California recently passed a ban on those plastic bags they give you at the grocery store to hold all the food you buy. Obviously, those bags, which are recyclable, reusable and generate 80% less waste than paper, are damaging the environment, so California is now mandating that you bring your own reusable grocery bags to the store with you (or buy them there).
Opponents of the bag ban have begun a referendum push, but they need over 500,000 signatures from residents to qualify for the statewide ballot, and so far, that’s been an uphill challenge, though they maintain the majority of clear-thinking California voters are on their side (though there may not be that many clear-thinking California voters).
Opponents of California’s newly-signed ban on single-use plastic bags have been cleared to begin collecting signatures for a referendum, state elections officials said Friday.
The announcement comes just more than a week after Gov. Jerry Brown signed a bill phasing out plastic bags used at grocery stores and other retailers.
Proponents of the referendum must collect signatures from 504,760 registered voters to qualify for the statewide ballot, according to the secretary of state.
The statewide ban on plastic bags was expected to be challenged almost as soon as Brown signed it. Last week, an industry group called the American Progressive Bag Alliance said it aimed to place a referendum on the 2016 ballot.
“Our research confirms that the vast majority of California voters are opposed to legislation that bans recyclable plastic bags and allows grocers to charge and keep fees on other bags,” a release from the organization said at the time.
But help for our heroes may be on the horizon – or at least a temporary stay in public opinion. California is in the midst of a record-breaking drout, and water controls have gotten so stringent that it’s even cutting into the Halloween pumpkin industry. What does this have to do with reusable grocery bags? Well, those cotton and plastic bags that you buy from grocery stores that are meant to re-use aren’t meant to be re-used forever. In fact, after just a few uses, those bags contain a terrifying critical mass of bacteria, and have the capacity to make you very, very sick.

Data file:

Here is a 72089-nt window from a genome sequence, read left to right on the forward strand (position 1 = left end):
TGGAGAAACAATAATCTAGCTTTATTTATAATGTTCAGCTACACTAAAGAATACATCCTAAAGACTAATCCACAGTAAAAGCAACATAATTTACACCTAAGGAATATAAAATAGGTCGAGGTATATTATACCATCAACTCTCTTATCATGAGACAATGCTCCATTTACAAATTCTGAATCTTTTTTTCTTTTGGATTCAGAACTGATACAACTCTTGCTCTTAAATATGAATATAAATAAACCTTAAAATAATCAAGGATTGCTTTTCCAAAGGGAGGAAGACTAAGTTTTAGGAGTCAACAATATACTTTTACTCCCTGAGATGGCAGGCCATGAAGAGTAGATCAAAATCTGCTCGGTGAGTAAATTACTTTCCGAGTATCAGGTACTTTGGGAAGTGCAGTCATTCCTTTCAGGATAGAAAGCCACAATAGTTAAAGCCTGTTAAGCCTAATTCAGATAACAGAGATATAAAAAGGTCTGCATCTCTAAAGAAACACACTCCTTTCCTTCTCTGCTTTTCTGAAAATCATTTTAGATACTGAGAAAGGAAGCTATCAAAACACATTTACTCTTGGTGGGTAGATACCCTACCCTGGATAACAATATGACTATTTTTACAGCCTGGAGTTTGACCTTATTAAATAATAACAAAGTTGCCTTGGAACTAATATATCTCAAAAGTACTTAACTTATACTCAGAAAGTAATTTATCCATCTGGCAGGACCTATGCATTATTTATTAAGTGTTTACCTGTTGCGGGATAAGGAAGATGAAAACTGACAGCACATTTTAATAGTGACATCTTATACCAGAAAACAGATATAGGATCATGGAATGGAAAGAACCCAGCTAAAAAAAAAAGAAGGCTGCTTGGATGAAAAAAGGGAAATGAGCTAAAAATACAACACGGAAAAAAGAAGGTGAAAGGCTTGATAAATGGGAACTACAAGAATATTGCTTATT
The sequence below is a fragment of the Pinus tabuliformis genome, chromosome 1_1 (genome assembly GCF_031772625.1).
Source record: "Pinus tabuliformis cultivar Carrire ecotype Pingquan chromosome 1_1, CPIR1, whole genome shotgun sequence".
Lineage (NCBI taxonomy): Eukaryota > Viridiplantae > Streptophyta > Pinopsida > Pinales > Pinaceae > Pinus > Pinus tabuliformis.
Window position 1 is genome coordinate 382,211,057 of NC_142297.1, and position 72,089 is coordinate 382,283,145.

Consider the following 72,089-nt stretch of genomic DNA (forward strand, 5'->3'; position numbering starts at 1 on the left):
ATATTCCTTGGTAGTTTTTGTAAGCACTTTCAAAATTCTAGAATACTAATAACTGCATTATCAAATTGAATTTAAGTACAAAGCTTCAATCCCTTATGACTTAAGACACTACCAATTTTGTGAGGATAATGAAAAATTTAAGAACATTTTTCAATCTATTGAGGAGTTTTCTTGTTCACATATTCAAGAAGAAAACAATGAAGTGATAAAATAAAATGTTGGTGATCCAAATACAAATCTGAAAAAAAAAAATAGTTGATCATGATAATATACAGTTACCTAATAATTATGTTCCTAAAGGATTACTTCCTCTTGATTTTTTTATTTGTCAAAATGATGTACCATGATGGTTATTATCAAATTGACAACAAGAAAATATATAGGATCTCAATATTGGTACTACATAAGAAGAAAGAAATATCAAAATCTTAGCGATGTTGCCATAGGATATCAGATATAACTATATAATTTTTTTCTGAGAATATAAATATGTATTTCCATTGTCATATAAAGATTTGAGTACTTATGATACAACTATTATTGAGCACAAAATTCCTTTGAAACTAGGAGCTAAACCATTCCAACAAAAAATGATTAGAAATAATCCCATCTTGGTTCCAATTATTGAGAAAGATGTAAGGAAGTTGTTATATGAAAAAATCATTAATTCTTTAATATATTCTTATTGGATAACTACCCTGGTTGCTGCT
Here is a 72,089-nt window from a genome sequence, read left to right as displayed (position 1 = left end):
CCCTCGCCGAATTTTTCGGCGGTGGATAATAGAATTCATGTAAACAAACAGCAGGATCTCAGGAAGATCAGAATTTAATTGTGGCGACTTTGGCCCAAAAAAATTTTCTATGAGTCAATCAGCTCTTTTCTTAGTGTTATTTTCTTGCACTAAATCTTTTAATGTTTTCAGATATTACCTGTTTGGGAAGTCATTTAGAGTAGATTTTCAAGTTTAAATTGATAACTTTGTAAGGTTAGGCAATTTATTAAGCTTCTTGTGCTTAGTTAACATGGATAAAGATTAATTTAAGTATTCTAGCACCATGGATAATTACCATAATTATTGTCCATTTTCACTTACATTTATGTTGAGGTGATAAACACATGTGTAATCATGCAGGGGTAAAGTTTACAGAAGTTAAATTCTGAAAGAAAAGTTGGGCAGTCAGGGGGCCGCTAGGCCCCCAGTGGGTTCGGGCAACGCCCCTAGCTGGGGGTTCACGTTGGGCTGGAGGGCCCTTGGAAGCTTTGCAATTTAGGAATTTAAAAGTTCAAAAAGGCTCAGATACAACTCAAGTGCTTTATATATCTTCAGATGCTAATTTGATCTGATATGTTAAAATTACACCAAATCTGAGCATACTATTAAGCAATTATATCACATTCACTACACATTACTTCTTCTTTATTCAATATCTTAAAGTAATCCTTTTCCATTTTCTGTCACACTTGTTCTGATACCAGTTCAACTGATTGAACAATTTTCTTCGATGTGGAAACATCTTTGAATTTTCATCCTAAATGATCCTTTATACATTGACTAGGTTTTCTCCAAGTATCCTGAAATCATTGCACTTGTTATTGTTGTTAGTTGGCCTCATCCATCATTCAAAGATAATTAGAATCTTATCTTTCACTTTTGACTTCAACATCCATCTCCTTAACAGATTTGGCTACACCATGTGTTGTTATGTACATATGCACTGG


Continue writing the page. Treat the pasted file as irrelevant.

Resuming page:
Research shows the vast majority of shoppers are like Norton. A 2011 study from scientists at the University of Arizona and Loma Linda University found only 3% of shoppers with multi-use bags said they regularly washed them. The same study found bacteria in 99% of bags tested; half carried coliform bacteria while 8% carried E. coli, an indicator of fecal contamination.
“I classify them as pretty dirty things, like the bottom of your shoes,” said Ryan Sinclair of the Loma Linda University School of Public Health, a co-author of the study.
And you use these bags to carry things you will probably eat. And a full 97% of shoppers reported that they either never clean their bags, or had no idea they needed to be cleaned in the first place. With California’s burgeoning water crisis, most residential water customers will find their consumption very limited, and this will probably make them even less likely to wash their resuable bags, making the potential for cross-contamination and foodborne illness impressively high.
California might want to rethink it’s bag ban, at least until they get the water running.